The Seven Plot Lines That Form The Basis Of A Creative Writing Process

Posted at 17:33pm on 18th December 2008

I began this series by saying that, according to tradition, there are only seven basic plots which form the basis of all the stories ever told or written. They are:

  1. Rags to Riches
  2. Overcoming the Monster
  3. The Quest
  4. Voyage and Return
  5. Comedy
  6. Tragedy
  7. Rebirth

We've already looked at the first three, and discovered that some story plots are a combination of two or more of the above. Today, because they're pretty self-explanatory, I'm going to touch, only briefly, on Comedy and Tragedy.


Writing a novel and getting a readership has never been an easy matter. Dickens attracted his followers by serialising his earlier works; Shakespeare by being a playwright. And he, surely, above all writers, was the master of Tragedy and Comedy? Of the tragedies, Julius Caesar and Romeo and Juliet are among the better known. Even now I can quote, from my schooldays, 'Friends, Romans, countrymen, I come to bury Caesar not to praise him. The evil that men do lives after them; the good is oft interred with their bones'; and the treachery of those words sends a shiver down my spine.


And who could fail to weep at the ill-fated love of history's best-loved lovers kept apart by feuding families and ultimately by misunderstanding and death? There seems to be something deep within the human psyche that is moved beyond measure by unrequited or unfulfilled love. When love is thwarted by wholly avoidable means, our sense of sorrow and outrage are augmented. So, with Romeo, who, had he realized that Juliet merely slept, would never have taken his own life, we grieve for the randomness and stupidity of happenstance.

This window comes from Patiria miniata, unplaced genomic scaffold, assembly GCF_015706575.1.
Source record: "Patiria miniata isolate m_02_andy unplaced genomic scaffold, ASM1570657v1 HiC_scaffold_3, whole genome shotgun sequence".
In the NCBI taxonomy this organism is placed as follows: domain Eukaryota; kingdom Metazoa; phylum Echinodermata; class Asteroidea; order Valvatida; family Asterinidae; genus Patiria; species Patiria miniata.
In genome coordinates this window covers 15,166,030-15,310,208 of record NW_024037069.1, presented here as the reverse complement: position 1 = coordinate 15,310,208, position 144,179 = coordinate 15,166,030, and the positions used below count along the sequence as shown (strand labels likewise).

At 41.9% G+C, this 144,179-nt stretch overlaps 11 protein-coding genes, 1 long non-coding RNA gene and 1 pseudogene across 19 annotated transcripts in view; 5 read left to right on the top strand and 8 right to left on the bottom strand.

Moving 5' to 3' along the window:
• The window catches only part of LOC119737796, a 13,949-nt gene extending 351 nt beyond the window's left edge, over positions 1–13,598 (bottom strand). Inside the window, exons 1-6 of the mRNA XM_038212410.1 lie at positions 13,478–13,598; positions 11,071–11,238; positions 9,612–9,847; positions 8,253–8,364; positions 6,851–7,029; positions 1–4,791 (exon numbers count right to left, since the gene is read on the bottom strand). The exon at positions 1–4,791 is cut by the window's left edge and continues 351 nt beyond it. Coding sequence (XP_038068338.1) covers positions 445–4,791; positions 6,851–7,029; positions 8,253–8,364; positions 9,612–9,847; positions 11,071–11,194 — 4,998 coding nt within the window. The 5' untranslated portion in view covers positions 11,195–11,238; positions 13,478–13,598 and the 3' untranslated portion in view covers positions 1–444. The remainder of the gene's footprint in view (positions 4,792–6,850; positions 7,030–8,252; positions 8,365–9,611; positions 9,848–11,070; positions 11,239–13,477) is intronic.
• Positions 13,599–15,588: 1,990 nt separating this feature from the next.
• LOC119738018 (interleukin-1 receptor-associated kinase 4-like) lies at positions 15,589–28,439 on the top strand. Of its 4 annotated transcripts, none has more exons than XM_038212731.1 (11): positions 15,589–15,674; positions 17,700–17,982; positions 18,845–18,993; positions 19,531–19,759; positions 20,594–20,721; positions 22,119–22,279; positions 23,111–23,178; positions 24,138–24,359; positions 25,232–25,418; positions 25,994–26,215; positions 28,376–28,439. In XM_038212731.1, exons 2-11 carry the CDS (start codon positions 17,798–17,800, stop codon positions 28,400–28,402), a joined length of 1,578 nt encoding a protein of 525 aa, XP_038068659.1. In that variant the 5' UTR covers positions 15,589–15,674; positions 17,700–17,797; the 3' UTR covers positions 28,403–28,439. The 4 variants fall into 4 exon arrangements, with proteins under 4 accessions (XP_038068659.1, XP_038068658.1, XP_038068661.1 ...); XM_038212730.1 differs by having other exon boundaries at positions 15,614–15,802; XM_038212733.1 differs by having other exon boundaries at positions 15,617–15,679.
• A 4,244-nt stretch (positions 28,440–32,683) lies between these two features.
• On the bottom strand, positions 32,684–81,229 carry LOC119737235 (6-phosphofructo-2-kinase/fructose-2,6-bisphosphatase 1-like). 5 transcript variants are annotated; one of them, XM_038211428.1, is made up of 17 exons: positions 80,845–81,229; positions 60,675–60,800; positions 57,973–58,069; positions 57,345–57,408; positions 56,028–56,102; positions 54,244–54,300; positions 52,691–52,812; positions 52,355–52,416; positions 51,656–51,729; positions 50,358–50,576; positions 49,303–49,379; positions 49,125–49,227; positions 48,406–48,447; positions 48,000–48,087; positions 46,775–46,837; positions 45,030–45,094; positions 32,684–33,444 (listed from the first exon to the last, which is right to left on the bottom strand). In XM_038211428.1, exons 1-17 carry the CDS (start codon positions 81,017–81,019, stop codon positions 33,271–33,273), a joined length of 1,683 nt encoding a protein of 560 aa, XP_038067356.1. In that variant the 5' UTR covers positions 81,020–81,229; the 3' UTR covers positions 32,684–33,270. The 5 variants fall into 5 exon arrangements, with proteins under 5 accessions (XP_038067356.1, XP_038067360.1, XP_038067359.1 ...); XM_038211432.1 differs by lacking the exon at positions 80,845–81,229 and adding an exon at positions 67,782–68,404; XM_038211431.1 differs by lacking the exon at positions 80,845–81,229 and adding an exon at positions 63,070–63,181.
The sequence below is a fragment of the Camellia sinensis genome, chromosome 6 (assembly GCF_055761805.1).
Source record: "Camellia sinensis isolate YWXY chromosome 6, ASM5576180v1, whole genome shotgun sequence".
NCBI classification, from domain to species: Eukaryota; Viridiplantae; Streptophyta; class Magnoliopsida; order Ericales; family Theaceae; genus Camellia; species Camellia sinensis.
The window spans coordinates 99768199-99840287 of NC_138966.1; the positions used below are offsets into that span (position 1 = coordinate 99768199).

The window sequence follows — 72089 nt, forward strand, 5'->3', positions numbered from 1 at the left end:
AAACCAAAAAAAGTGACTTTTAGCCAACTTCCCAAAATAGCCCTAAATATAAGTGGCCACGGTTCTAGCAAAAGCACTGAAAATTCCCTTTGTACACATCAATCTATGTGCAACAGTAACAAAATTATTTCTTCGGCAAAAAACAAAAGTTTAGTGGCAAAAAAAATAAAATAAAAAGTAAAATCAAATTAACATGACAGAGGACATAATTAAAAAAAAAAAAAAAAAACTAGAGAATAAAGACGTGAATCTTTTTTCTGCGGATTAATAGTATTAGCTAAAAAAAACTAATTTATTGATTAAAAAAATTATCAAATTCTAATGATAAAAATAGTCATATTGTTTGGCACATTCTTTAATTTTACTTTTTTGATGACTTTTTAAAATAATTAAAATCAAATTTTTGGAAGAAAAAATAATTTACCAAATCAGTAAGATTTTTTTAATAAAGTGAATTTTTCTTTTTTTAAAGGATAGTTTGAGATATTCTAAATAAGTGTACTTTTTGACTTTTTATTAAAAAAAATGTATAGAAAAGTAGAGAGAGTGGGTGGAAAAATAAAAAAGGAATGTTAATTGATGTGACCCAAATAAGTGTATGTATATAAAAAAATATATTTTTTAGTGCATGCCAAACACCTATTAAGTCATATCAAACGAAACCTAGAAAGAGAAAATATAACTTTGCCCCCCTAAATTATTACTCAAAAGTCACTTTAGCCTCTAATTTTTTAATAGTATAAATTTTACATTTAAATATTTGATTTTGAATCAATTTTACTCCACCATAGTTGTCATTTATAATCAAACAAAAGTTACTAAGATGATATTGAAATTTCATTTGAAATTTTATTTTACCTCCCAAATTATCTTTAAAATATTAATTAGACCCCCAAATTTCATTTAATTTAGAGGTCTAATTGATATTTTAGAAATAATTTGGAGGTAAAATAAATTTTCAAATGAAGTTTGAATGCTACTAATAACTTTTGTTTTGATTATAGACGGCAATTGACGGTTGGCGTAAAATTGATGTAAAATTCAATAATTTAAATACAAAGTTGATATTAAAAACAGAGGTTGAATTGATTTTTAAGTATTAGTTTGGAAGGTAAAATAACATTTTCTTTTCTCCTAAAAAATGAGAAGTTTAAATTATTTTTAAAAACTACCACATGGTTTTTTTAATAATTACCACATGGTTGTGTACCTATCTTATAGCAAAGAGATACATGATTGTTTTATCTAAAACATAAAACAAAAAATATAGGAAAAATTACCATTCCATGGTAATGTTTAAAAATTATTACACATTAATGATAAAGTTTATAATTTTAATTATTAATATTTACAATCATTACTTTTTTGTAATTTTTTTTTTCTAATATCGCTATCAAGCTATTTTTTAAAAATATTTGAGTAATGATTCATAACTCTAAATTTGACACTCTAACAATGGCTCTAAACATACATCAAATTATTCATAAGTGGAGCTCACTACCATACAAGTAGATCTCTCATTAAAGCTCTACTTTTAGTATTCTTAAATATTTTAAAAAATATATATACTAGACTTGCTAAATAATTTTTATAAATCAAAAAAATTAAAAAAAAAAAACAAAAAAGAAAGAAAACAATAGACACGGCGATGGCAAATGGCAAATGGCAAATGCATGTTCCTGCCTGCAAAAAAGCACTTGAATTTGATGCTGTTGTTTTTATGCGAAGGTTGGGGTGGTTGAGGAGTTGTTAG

In modern times, Erich Segal's novel and the subsequent, 1970's film, Love Story became the iconic love tragedy of our era. Starring Ryan O'Neal and Ali MacGraw, it tells the story of a couple of university students from vastly different socio-economic backgrounds. Here again it is not only familial culture that is in force, but illness and death that eventually parts the young lovers. Father-son love eventually triumphs, and the immortal line: Love means never having to say you're sorry, is coined.


Shakespeare's comedies are more numerous than his tragedies and include The Taming Of The Shrew; A Midsummer Night's Dream and The Merry Wives of Windsor. This type of plot needs no explanation, except to say that in my view comedy - good comedy - is probably the hardest for most of us to achieve.

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We'll take a look at the final two of the Seven Story Plots: Voyage and Return, and Rebirth

Your Comments:

9th May 2012
at 2:36pm
I need to knwo how to do a creative plot line for The Boy in the Striped Pajamas, is there anyway to at least teach me make a creative plot line??? thanks
Mel Menziesk
18th May 2012
at 7:03am
Aria, I'm so sorry. I've been looking everywhere for an article I feel sure I wrote (but maybe it was for a workshop I led) and I can't find it anywhere. If/when I find something to help you, I'll let you know.

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